Officials in the Australian state of New South Wales have warned that the current two-week lockdown has failed to curb the spread of the Delta Covid variant, with new cases springing up for a third consecutive day.
The state’s capital, Sydney, was placed under strict Covid restrictions until at least midnight on Friday 9 July amid a rise in infections linked to the Delta variant, first detected in India.
Despite residents having been asked to follow ‘stay at home’ rules and social distancing measures to slow the spread of the virus, authorities reported 24 new cases on Thursday, with half of those infectious individuals believed to have spent time in the community.
New South Wales Premier Gladys Berejiklian described the growing number of cases as “a cause of concern,” suggesting that people with Covid-like symptoms are ignoring the lockdown order.
Assume that you have the virus, or that people you come into contact with have the virus, and act accordingly.
With the current measures failing to halt the emergence of new clusters, the regional premier stated that officials would be weighing the impact of the lockdown orders in “the next few days,” and considering whether they have been effective enough.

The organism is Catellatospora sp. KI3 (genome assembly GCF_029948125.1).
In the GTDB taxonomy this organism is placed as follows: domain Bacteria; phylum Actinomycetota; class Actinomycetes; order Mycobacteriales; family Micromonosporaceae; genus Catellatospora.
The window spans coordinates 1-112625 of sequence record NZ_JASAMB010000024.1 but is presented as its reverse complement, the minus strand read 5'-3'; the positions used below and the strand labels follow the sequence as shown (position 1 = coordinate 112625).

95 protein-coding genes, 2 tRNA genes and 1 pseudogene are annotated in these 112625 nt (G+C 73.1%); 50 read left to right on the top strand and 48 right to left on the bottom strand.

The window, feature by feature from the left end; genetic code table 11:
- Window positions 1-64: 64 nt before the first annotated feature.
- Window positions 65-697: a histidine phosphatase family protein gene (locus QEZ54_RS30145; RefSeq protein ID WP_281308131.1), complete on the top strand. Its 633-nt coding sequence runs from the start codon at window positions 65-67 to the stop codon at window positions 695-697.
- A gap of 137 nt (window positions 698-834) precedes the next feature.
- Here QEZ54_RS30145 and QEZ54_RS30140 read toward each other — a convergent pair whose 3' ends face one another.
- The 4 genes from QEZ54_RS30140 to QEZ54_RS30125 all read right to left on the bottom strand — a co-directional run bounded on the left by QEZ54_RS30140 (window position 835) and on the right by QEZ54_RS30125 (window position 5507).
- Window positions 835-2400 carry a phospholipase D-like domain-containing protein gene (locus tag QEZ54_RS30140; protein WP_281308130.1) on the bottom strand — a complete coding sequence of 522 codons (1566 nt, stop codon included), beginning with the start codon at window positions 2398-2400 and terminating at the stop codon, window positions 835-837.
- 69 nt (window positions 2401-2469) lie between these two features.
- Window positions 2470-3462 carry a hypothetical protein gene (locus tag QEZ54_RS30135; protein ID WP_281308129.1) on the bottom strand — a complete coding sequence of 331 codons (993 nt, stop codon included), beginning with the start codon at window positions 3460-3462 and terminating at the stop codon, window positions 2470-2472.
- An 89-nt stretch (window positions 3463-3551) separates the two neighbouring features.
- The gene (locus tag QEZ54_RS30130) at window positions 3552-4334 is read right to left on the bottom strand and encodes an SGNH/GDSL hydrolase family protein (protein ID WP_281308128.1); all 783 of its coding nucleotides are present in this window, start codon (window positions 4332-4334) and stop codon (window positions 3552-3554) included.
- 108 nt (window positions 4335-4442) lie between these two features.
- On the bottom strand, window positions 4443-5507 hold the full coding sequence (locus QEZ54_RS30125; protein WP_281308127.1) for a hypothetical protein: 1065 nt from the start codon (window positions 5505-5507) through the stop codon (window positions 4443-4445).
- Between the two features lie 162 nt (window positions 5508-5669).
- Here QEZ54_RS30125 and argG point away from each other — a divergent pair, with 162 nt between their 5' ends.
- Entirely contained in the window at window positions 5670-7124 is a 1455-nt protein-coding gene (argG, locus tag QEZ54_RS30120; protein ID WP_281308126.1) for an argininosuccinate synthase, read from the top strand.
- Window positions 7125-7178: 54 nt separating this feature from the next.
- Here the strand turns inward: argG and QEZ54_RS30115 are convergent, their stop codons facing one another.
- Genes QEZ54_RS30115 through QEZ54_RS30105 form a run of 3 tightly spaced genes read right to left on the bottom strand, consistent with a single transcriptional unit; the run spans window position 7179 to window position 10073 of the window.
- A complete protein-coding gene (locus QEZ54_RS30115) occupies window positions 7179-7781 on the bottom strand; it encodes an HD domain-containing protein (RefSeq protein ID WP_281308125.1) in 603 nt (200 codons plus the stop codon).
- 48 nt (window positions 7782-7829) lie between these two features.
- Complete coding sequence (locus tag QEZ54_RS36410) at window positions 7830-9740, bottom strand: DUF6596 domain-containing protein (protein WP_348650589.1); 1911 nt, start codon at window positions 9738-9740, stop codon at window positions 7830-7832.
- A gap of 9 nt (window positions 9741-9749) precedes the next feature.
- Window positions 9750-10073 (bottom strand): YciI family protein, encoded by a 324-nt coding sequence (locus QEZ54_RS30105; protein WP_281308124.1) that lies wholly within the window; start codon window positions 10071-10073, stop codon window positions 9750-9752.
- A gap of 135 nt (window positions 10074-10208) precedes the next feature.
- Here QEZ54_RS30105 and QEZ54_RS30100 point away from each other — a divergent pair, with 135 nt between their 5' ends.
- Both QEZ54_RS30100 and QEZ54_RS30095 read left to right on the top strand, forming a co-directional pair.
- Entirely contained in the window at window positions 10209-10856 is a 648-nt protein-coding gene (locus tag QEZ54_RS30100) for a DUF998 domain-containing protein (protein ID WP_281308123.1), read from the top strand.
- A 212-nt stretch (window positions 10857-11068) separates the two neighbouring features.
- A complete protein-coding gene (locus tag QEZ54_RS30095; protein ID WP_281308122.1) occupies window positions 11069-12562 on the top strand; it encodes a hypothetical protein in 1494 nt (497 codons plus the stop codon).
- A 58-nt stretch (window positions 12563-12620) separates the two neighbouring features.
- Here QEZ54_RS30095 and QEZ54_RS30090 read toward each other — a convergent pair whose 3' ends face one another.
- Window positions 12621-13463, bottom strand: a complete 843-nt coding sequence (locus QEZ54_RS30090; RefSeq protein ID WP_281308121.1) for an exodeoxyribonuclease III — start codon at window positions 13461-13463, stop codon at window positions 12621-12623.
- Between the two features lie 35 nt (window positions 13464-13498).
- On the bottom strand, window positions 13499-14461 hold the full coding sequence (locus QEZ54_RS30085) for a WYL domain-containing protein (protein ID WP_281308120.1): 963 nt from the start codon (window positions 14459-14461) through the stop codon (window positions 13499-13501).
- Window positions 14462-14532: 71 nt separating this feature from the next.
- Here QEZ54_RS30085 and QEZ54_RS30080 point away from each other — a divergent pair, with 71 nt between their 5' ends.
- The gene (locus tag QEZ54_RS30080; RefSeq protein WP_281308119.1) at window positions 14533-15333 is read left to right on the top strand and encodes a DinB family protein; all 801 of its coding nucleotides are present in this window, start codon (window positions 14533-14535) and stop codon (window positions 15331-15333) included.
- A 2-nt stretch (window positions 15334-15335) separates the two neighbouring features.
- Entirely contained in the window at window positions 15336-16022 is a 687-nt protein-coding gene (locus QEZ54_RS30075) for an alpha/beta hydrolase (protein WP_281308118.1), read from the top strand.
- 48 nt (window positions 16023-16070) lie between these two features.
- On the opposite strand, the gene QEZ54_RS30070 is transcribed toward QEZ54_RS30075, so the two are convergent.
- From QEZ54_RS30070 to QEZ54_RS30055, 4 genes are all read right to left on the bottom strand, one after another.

The Australian government is facing an outbreak of infections in a number of areas across the country, despite strict border control measures designed to prevent the nation from importing new strains of the virus.
Sydney is in lockdown, alongside Brisbane, Darwin, and Perth, in an attempt to stamp out infections. Alice Springs, the outback town that is home to the Uluru world heritage site, was added on Wednesday amid concern over an infected individual who was in the city’s airport for several hours.
While Australia has largely managed to contain the virus during the pandemic, reporting only 30,562 cases and 910 deaths from the disease, its ability to halt the spread of the virus has been hampered by a slow vaccine rollout. With the federal inoculation drive underway, officials have only managed to fully vaccinate 8% of the country’s adults in four months.
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